Last year the American Society of Plastic Surgeons published a scientific review of “cryolipolysis,” as the procedure is called, reporting that it reduced fat from 10-25% as measured by ultrasound, with very few side effects in general.
The study’s conclusion?
“Cryolipolysis is a promising procedure for nonsurgical fat reduction and body contouring and presents a compelling alternative to liposuction and other, more invasive methods.”
After having kids, Sports Illustrated swimsuit model Molly Sims was working out five times a week but still had a stubborn lower abdomen. Her dermatologist recommended CoolSculpting. She was so pleased with the results that she wrote about having done the procedure (twice) in her book, “The Everyday Supermodel,” and is now the celebrity spokesperson for the company.
“The pros are that it really works: I maintained a healthy lifestyle and worked out, and the pooch just went away. Non-invasive and no downtime whatsoever! It’s perfect for busy moms!” she told Vanity Fair. “The only con is that it’s cold. I mean, they are freezing the fat, so that’s a given…”
But not all of us are Molly Sims.
The procedure, like lipo, is not for the obese or the really overweight.
“You don’t lose weight, just like with lipo,” Dr. Breslow says. “For example, a 53-year-old patient who weighs 250 lbs. is not a candidate. It’s very frustrating, people think these techniques are weight-loss procedures.”
He also warns that it’s not intended to treat diffuse fat all over the body – it’s only for subcutaneous tissue fat, not visceral fat, which is stored around important internal organs such as the liver, pancreas and intestines. “Someone overweight who does it will get divots and cavities. You’re going to be spending money on something that doesn’t work.”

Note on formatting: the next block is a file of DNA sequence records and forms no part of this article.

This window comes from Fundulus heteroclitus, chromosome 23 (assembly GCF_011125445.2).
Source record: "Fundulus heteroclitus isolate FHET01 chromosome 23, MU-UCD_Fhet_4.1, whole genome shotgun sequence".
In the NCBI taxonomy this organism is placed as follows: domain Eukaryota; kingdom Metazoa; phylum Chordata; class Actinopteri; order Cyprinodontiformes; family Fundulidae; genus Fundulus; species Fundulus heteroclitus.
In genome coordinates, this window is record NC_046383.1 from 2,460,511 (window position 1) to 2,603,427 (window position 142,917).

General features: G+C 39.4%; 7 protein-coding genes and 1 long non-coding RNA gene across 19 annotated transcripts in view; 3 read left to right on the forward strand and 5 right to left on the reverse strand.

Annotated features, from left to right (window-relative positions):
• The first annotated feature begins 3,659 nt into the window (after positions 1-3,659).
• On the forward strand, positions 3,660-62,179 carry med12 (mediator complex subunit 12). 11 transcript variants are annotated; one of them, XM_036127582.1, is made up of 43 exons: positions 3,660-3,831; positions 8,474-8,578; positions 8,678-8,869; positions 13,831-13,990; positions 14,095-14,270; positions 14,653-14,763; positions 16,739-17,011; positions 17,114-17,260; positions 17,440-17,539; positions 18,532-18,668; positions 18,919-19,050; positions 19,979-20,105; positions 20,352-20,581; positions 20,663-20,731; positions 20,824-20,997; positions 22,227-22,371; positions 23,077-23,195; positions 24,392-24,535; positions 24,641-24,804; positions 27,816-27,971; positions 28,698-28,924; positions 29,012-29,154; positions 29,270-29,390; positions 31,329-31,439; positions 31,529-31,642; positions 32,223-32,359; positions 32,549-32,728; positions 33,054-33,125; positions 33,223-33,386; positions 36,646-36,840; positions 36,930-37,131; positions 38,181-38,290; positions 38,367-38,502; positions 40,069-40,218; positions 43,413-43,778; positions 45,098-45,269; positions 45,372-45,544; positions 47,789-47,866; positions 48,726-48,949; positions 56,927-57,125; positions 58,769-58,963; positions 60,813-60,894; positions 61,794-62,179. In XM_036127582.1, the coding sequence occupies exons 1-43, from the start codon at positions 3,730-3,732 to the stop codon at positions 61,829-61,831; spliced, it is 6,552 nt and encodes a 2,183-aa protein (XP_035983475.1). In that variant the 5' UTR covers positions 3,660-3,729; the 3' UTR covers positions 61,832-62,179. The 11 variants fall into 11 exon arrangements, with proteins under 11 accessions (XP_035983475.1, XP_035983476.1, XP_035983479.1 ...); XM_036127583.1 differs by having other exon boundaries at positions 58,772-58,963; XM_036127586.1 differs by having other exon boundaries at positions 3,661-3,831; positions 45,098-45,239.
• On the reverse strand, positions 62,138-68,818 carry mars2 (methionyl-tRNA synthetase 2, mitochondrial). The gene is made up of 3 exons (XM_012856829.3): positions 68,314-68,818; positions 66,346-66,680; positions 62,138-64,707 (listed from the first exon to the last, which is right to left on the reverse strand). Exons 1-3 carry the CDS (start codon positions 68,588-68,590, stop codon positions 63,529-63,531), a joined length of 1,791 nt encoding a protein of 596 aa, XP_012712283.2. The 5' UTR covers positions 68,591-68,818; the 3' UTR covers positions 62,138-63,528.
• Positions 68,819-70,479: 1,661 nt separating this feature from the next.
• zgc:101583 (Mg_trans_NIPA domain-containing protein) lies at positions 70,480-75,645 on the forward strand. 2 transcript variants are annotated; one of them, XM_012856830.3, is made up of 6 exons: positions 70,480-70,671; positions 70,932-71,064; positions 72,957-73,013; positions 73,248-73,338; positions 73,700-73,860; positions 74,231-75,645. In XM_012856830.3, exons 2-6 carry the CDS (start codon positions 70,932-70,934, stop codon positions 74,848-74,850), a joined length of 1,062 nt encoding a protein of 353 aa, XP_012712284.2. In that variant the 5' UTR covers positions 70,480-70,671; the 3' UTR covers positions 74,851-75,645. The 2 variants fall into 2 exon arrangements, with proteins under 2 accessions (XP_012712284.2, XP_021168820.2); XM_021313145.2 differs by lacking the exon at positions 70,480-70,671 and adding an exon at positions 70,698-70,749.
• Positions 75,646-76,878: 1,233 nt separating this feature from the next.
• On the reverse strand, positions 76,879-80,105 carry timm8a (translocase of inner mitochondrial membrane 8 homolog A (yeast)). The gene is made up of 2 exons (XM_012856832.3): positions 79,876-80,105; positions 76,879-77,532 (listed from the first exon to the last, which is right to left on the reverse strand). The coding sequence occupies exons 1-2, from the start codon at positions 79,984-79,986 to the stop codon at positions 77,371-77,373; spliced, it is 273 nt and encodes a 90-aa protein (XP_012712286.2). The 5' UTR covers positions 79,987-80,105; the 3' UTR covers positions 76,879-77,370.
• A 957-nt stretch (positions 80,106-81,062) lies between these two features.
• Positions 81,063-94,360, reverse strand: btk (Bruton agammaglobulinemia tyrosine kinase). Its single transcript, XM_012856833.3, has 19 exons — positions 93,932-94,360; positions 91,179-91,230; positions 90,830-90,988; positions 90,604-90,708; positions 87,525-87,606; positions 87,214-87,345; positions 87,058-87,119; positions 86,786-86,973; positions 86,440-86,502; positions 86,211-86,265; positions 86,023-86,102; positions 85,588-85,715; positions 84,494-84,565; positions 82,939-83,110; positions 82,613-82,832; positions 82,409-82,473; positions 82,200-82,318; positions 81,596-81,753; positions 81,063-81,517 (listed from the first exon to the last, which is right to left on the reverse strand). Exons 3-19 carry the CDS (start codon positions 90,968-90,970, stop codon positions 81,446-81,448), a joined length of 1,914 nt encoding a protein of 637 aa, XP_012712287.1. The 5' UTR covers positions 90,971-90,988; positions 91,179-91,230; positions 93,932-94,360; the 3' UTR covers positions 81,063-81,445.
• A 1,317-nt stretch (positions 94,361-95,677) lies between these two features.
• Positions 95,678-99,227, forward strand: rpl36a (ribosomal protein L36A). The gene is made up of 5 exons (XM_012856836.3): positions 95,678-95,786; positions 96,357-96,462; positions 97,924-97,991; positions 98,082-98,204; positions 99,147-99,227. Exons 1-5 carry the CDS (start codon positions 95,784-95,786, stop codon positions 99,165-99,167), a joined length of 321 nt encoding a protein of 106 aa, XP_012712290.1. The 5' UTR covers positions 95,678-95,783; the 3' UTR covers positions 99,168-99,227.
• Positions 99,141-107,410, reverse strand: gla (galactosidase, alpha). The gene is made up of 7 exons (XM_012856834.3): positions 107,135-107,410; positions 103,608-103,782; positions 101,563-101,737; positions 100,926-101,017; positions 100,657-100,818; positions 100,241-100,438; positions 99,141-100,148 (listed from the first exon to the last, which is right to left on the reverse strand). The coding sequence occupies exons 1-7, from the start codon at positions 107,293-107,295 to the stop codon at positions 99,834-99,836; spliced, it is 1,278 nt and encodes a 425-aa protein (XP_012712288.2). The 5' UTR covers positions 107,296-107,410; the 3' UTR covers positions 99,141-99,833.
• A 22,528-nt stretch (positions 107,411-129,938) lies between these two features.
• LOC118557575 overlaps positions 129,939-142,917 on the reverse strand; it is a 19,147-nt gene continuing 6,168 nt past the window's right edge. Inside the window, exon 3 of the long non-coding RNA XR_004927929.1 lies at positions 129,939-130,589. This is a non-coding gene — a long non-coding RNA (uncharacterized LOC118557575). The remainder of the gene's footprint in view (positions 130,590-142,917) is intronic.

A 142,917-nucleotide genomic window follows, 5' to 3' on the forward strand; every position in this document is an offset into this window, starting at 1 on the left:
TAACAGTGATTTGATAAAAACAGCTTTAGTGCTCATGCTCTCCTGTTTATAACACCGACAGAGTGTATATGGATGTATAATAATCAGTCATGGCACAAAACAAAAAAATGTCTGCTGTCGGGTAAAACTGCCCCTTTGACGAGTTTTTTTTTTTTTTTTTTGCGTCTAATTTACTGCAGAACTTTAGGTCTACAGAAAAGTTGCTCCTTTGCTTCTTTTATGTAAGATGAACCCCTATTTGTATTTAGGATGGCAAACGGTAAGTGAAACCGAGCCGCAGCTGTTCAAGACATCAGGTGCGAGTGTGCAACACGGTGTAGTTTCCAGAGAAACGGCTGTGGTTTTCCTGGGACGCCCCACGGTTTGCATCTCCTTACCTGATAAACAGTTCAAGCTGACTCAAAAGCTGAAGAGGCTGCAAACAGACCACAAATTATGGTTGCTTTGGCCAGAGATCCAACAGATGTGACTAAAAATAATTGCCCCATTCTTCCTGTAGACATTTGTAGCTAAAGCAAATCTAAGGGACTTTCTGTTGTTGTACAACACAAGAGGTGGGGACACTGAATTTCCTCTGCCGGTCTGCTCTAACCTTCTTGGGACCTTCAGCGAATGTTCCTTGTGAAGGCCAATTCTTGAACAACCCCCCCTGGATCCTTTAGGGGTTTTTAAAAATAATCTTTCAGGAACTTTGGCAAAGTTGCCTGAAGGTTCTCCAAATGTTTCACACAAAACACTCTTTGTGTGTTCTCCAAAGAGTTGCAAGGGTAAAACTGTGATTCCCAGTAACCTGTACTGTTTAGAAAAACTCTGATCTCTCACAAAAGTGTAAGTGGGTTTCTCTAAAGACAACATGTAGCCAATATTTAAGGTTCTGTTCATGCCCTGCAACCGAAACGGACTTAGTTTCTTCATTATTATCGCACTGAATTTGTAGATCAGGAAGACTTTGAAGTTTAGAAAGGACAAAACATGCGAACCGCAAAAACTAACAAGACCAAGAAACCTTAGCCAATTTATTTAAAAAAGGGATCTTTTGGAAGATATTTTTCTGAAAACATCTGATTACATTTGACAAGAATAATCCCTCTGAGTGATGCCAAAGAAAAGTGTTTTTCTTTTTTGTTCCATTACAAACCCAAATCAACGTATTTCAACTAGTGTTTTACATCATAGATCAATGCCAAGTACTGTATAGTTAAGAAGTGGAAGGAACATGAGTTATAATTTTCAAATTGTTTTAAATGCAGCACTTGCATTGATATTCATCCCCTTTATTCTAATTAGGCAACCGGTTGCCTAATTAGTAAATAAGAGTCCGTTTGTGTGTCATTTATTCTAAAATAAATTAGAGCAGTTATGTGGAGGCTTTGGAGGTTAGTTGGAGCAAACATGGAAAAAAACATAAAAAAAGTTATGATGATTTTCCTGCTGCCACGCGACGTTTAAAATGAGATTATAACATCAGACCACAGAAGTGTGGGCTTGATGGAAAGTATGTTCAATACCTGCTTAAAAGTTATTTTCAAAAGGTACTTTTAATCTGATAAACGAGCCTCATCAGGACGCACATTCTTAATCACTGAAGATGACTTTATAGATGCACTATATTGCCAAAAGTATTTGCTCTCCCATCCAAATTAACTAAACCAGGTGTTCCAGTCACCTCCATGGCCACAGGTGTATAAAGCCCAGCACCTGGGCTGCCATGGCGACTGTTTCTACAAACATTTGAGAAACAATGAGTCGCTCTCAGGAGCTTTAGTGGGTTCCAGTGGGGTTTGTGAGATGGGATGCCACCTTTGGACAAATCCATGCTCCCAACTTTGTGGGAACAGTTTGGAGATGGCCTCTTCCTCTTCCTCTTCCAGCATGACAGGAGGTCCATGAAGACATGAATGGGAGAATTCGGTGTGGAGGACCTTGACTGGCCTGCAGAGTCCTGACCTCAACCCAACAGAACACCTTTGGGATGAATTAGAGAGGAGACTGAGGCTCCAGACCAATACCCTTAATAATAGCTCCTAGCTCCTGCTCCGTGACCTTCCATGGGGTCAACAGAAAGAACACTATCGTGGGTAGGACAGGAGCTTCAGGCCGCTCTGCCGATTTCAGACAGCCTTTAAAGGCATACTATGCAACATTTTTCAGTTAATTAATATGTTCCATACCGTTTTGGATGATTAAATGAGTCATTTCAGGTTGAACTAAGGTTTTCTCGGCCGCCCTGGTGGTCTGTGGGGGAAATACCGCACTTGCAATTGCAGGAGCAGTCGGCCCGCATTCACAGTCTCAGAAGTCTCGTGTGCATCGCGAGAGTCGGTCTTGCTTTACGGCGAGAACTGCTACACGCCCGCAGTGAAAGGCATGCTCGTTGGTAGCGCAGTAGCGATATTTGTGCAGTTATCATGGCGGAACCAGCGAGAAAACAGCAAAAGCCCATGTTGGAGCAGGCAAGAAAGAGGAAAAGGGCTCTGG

CoolSculpting Before and After Pictures
Source: The Breslow Center. Photos taken 90 days post-treatment.
How does CoolSculpting work?
CoolSculpting, or “cryolipolysis,” as it’s scientifically known, is a device that applies intense cold to fat pockets, crystallizing the fat cells, which die and are eliminated naturally from your body. Each treatment reduces 20% or one inch of fat.
Who is it for?
CoolSculpting is for people who have noticeable bulges and stubborn pockets of fat that do not go away with diet or exercise. It’s recommended for people who are within 20-30 lbs. of their target weight. It is NOT a weight-loss solution, and it’s not for the clinically obese.
What parts of the body is it for?
It’s most often used for the abdomen (muffin top or love handles), double chin, inner and outer thighs.
What’s the average cost of the procedure?
The cost is $600 per application, which covers an area roughly the size of a hand (so a muffin top or love handles would need two applications). If you want an area treated again, it is recommended to wait four to six months to see the final results.
Can CoolSculpting be covered by insurance?
No, it’s a cosmetic procedure.
What are the side effects and potential complications?
The only adverse effects are all transient, says CoolSculpting expert Rose Nadali-Werz. Some patients report bruising, swelling, and a tingling sensation in the abdomen and outer thighs. Many don’t feel anything at all.